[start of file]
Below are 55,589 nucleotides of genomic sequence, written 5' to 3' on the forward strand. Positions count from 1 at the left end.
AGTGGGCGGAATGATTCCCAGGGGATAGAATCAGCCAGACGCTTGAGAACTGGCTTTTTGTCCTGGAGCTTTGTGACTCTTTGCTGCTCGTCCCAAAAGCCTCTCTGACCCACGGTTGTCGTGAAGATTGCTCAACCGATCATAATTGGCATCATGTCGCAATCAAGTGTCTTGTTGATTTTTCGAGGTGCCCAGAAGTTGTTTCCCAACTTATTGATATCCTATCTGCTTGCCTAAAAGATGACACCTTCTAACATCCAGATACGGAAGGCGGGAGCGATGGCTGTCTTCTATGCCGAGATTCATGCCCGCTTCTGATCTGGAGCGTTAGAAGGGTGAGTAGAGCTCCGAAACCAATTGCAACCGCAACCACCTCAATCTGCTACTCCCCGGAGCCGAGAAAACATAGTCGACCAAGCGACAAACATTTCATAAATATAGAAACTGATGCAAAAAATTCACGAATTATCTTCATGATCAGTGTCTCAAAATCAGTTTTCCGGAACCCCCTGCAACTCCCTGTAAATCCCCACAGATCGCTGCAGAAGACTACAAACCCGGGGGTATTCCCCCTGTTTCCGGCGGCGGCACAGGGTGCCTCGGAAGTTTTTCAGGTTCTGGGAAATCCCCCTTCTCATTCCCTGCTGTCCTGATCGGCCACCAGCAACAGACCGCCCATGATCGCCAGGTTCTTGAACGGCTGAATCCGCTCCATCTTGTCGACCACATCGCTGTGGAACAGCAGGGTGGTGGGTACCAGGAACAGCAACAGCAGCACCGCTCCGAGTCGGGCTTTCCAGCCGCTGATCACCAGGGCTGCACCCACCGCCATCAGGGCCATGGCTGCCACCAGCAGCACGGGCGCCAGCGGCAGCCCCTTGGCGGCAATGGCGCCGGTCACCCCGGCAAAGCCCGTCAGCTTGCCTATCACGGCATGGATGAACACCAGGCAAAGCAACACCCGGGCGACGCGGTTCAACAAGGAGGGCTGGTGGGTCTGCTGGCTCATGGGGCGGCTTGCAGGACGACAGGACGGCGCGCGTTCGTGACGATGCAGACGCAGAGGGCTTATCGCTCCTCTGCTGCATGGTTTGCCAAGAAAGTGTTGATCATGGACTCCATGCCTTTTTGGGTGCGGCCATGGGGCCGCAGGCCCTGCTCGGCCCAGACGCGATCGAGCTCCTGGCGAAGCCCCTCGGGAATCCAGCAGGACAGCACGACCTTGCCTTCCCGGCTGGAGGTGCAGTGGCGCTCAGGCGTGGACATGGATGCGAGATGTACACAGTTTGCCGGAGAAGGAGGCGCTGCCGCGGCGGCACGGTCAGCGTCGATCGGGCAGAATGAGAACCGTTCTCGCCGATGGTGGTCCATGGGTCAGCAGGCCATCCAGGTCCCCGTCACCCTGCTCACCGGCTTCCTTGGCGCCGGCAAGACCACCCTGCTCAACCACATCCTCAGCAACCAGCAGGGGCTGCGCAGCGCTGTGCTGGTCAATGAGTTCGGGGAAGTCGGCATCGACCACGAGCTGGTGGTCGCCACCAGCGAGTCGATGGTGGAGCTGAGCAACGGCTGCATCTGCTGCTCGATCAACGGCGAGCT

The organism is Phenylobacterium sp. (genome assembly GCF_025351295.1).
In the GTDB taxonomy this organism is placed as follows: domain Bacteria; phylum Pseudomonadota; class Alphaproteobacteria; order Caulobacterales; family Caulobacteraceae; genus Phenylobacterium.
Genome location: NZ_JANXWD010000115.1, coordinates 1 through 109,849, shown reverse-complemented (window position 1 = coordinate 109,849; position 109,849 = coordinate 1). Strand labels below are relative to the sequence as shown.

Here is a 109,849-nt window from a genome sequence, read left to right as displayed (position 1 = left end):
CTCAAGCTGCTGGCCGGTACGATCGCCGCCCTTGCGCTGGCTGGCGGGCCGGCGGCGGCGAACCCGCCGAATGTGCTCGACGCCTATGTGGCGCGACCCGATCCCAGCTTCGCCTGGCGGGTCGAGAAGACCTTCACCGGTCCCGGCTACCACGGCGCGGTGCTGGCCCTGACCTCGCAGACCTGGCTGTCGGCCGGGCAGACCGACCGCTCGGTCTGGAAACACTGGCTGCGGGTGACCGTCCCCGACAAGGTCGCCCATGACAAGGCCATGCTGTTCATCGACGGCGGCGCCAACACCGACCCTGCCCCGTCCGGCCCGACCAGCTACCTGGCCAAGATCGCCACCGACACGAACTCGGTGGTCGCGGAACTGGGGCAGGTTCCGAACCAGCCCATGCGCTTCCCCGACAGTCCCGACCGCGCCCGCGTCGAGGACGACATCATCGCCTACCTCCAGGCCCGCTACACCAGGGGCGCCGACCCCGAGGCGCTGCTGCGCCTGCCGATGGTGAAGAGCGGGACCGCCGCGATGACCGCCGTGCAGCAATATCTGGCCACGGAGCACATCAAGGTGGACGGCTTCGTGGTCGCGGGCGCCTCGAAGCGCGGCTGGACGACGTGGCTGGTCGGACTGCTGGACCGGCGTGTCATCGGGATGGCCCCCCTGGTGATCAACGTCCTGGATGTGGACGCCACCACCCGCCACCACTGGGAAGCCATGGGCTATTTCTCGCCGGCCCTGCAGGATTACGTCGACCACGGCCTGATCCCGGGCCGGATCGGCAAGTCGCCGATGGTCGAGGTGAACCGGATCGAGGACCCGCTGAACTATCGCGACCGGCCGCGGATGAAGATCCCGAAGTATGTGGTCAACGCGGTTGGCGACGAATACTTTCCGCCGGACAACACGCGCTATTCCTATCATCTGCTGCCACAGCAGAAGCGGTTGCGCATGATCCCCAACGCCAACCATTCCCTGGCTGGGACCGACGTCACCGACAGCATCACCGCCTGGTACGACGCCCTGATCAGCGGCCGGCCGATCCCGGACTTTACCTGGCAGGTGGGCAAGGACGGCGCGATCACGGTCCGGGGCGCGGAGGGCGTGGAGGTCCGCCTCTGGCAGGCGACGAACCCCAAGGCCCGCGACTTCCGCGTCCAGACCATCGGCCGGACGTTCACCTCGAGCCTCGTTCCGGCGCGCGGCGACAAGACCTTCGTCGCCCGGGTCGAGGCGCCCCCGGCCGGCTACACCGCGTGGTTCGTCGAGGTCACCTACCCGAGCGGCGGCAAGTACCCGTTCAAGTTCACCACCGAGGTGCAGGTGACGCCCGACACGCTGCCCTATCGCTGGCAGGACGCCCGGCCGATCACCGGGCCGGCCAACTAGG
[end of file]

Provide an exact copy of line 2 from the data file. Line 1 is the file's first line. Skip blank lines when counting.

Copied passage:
AGTGGGCGGAATGATTCCCAGGGGATAGAATCAGCCAGACGCTTGAGAACTGGCTTTTTGTCCTGGAGCTTTGTGACTCTTTGCTGCTCGTCCCAAAAGCCTCTCTGACCCACGGTTGTCGTGAAGATTGCTCAACCGATCATAATTGGCATCATGTCGCAATCAAGTGTCTTGTTGATTTTTCGAGGTGCCCAGAAGTTGTTTCCCAACTTATTGATATCCTATCTGCTTGCCTAAAAGATGACACCTTCTAACATCCAGATACGGAAGGCGGGAGCGATGGCTGTCTTCTATGCCGAGATTCATGCCCGCTTCTGATCTGGAGCGTTAGAAGGGTGAGTAGAGCTCCGAAACCAATTGCAACCGCAACCACCTCAATCTGCTACTCCCCGGAGCCGAGAAAACATAGTCGACCAAGCGACAAACATTTCATAAATATAGAAACTGATGCAAAAAATTCACGAATTATCTTCATGATCAGTGTCTCAAAATCAGTTTTCCGGAACCCCCTGCAACTCCCTGTAAATCCCCACAGATCGCTGCAGAAGACTACAAACCCGGGGGTATTCCCCCTGTTTCCGGCGGCGGCACAGGGTGCCTCGGAAGTTTTTCAGGTTCTGGGAAATCCCCCTTCTCATTCCCTGCTGTCCTGATCGGCCACCAGCAACAGACCGCCCATGATCGCCAGGTTCTTGAACGGCTGAATCCGCTCCATCTTGTCGACCACATCGCTGTGGAACAGCAGGGTGGTGGGTACCAGGAACAGCAACAGCAGCACCGCTCCGAGTCGGGCTTTCCAGCCGCTGATCACCAGGGCTGCACCCACCGCCATCAGGGCCATGGCTGCCACCAGCAGCACGGGCGCCAGCGGCAGCCCCTTGGCGGCAATGGCGCCGGTCACCCCGGCAAAGCCCGTCAGCTTGCCTATCACGGCATGGATGAACACCAGGCAAAGCAACACCCGGGCGACGCGGTTCAACAAGGAGGGCTGGTGGGTCTGCTGGCTCATGGGGCGGCTTGCAGGACGACAGGACGGCGCGCGTTCGTGACGATGCAGACGCAGAGGGCTTATCGCTCCTCTGCTGCATGGTTTGCCAAGAAAGTGTTGATCATGGACTCCATGCCTTTTTGGGTGCGGCCATGGGGCCGCAGGCCCTGCTCGGCCCAGACGCGATCGAGCTCCTGGCGAAGCCCCTCGGGAATCCAGCAGGACAGCACGACCTTGCCTTCCCGGCTGGAGGTGCAGTGGCGCTCAGGCGTGGACATGGATGCGAGATGTACACAGTTTGCCGGAGAAGGAGGCGCTGCCGCGGCGGCACGGTCAGCGTCGATCGGGCAGAATGAGAACCGTTCTCGCCGATGGTGGTCCATGGGTCAGCAGGCCATCCAGGTCCCCGTCACCCTGCTCACCGGCTTCCTTGGCGCCGGCAAGACCACCCTGCTCAACCACATCCTCAGCAACCAGCAGGGGCTGCGCAGCGCTGTGCTGGTCAATGAGTTCGGGGAAGTCGGCATCGACCACGAGCTGGTGGTCGCCACCAGCGAGTCGATGGTGGAGCTGAGCAACGGCTGCATCTGCTGCTCGATCAACGGCGAGCT